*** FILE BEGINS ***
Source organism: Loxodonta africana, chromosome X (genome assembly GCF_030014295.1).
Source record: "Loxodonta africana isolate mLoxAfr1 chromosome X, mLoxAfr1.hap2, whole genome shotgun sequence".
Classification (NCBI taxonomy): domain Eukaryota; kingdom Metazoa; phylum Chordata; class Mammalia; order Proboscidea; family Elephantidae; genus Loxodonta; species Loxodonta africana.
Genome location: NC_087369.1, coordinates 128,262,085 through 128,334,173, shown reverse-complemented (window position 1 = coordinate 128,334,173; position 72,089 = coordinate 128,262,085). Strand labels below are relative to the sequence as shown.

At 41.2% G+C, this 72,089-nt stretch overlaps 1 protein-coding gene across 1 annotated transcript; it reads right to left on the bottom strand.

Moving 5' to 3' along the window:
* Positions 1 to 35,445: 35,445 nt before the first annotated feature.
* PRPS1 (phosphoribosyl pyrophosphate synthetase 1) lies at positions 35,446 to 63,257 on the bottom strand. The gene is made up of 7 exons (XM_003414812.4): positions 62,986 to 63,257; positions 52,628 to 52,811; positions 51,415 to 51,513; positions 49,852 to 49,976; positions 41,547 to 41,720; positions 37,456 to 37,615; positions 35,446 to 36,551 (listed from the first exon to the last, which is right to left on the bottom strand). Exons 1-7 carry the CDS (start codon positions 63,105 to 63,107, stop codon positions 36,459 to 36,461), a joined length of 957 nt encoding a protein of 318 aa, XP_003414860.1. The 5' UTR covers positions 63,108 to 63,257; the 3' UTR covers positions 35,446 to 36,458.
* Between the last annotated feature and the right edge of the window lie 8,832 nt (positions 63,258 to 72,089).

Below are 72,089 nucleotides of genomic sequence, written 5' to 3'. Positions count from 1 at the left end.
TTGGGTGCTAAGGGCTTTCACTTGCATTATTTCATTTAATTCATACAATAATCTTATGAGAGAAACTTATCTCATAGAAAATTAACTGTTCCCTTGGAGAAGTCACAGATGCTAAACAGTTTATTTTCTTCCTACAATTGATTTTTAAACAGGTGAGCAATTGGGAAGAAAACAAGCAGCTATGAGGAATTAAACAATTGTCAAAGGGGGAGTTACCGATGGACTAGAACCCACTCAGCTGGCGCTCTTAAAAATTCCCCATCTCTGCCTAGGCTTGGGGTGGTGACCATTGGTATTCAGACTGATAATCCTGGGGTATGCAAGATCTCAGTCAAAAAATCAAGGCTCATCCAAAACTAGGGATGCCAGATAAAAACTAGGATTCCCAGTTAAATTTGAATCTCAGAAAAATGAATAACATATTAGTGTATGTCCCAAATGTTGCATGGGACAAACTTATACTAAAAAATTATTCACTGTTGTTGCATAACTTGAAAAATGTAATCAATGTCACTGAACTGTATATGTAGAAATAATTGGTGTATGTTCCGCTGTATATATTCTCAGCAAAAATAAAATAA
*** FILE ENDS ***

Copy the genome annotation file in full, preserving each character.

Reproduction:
Source organism: Loxodonta africana, chromosome X (genome assembly GCF_030014295.1).
Source record: "Loxodonta africana isolate mLoxAfr1 chromosome X, mLoxAfr1.hap2, whole genome shotgun sequence".
Classification (NCBI taxonomy): domain Eukaryota; kingdom Metazoa; phylum Chordata; class Mammalia; order Proboscidea; family Elephantidae; genus Loxodonta; species Loxodonta africana.
Genome location: NC_087369.1, coordinates 128,262,085 through 128,334,173, shown reverse-complemented (window position 1 = coordinate 128,334,173; position 72,089 = coordinate 128,262,085). Strand labels below are relative to the sequence as shown.

At 41.2% G+C, this 72,089-nt stretch overlaps 1 protein-coding gene across 1 annotated transcript; it reads right to left on the bottom strand.

Moving 5' to 3' along the window:
* Positions 1 to 35,445: 35,445 nt before the first annotated feature.
* PRPS1 (phosphoribosyl pyrophosphate synthetase 1) lies at positions 35,446 to 63,257 on the bottom strand. The gene is made up of 7 exons (XM_003414812.4): positions 62,986 to 63,257; positions 52,628 to 52,811; positions 51,415 to 51,513; positions 49,852 to 49,976; positions 41,547 to 41,720; positions 37,456 to 37,615; positions 35,446 to 36,551 (listed from the first exon to the last, which is right to left on the bottom strand). Exons 1-7 carry the CDS (start codon positions 63,105 to 63,107, stop codon positions 36,459 to 36,461), a joined length of 957 nt encoding a protein of 318 aa, XP_003414860.1. The 5' UTR covers positions 63,108 to 63,257; the 3' UTR covers positions 35,446 to 36,458.
* Between the last annotated feature and the right edge of the window lie 8,832 nt (positions 63,258 to 72,089).

Below are 72,089 nucleotides of genomic sequence, written 5' to 3'. Positions count from 1 at the left end.
TTGGGTGCTAAGGGCTTTCACTTGCATTATTTCATTTAATTCATACAATAATCTTATGAGAGAAACTTATCTCATAGAAAATTAACTGTTCCCTTGGAGAAGTCACAGATGCTAAACAGTTTATTTTCTTCCTACAATTGATTTTTAAACAGGTGAGCAATTGGGAAGAAAACAAGCAGCTATGAGGAATTAAACAATTGTCAAAGGGGGAGTTACCGATGGACTAGAACCCACTCAGCTGGCGCTCTTAAAAATTCCCCATCTCTGCCTAGGCTTGGGGTGGTGACCATTGGTATTCAGACTGATAATCCTGGGGTATGCAAGATCTCAGTCAAAAAATCAAGGCTCATCCAAAACTAGGGATGCCAGATAAAAACTAGGATTCCCAGTTAAATTTGAATCTCAGAAAAATGAATAACATATTAGTGTATGTCCCAAATGTTGCATGGGACAAACTTATACTAAAAAATTATTCACTGTTGTTGCATAACTTGAAAAATGTAATCAATGTCACTGAACTGTATATGTAGAAATAATTGGTGTATGTTCCGCTGTATATATTCTCAGCAAAAATAAAATAA